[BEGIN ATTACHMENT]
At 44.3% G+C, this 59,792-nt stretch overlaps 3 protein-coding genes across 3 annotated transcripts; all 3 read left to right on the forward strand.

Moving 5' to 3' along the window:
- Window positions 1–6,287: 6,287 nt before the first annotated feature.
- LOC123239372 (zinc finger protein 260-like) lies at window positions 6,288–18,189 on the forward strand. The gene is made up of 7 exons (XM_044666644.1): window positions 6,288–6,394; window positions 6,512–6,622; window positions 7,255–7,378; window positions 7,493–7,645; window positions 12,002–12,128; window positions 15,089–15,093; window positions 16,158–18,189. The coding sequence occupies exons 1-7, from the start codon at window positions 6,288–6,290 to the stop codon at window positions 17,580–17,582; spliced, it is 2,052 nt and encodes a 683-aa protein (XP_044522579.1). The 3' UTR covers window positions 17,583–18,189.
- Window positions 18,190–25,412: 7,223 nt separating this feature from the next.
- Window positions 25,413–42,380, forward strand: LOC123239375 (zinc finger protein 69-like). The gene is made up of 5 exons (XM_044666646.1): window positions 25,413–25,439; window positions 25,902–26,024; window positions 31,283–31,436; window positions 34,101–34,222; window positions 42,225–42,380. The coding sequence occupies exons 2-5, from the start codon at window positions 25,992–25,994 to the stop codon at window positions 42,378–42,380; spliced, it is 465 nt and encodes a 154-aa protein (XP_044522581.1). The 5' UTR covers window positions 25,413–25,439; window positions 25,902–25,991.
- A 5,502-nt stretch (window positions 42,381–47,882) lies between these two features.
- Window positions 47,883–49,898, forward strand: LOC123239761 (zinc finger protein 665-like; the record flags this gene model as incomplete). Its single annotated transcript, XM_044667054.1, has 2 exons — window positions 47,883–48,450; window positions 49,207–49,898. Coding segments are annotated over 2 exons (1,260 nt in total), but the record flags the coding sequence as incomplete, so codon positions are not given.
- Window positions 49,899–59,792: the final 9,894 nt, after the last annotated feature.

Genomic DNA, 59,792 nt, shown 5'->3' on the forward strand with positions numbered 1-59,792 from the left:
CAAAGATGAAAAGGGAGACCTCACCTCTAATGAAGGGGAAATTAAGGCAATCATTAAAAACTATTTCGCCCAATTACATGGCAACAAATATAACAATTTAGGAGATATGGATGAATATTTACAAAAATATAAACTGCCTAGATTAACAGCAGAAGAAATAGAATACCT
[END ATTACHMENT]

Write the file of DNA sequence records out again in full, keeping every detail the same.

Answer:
At 44.3% G+C, this 59,792-nt stretch overlaps 3 protein-coding genes across 3 annotated transcripts; all 3 read left to right on the forward strand.

Moving 5' to 3' along the window:
- Window positions 1–6,287: 6,287 nt before the first annotated feature.
- LOC123239372 (zinc finger protein 260-like) lies at window positions 6,288–18,189 on the forward strand. The gene is made up of 7 exons (XM_044666644.1): window positions 6,288–6,394; window positions 6,512–6,622; window positions 7,255–7,378; window positions 7,493–7,645; window positions 12,002–12,128; window positions 15,089–15,093; window positions 16,158–18,189. The coding sequence occupies exons 1-7, from the start codon at window positions 6,288–6,290 to the stop codon at window positions 17,580–17,582; spliced, it is 2,052 nt and encodes a 683-aa protein (XP_044522579.1). The 3' UTR covers window positions 17,583–18,189.
- Window positions 18,190–25,412: 7,223 nt separating this feature from the next.
- Window positions 25,413–42,380, forward strand: LOC123239375 (zinc finger protein 69-like). The gene is made up of 5 exons (XM_044666646.1): window positions 25,413–25,439; window positions 25,902–26,024; window positions 31,283–31,436; window positions 34,101–34,222; window positions 42,225–42,380. The coding sequence occupies exons 2-5, from the start codon at window positions 25,992–25,994 to the stop codon at window positions 42,378–42,380; spliced, it is 465 nt and encodes a 154-aa protein (XP_044522581.1). The 5' UTR covers window positions 25,413–25,439; window positions 25,902–25,991.
- A 5,502-nt stretch (window positions 42,381–47,882) lies between these two features.
- Window positions 47,883–49,898, forward strand: LOC123239761 (zinc finger protein 665-like; the record flags this gene model as incomplete). Its single annotated transcript, XM_044667054.1, has 2 exons — window positions 47,883–48,450; window positions 49,207–49,898. Coding segments are annotated over 2 exons (1,260 nt in total), but the record flags the coding sequence as incomplete, so codon positions are not given.
- Window positions 49,899–59,792: the final 9,894 nt, after the last annotated feature.

Genomic DNA, 59,792 nt, shown 5'->3' on the forward strand with positions numbered 1-59,792 from the left:
CAAAGATGAAAAGGGAGACCTCACCTCTAATGAAGGGGAAATTAAGGCAATCATTAAAAACTATTTCGCCCAATTACATGGCAACAAATATAACAATTTAGGAGATATGGATGAATATTTACAAAAATATAAACTGCCTAGATTAACAGCAGAAGAAATAGAATACCT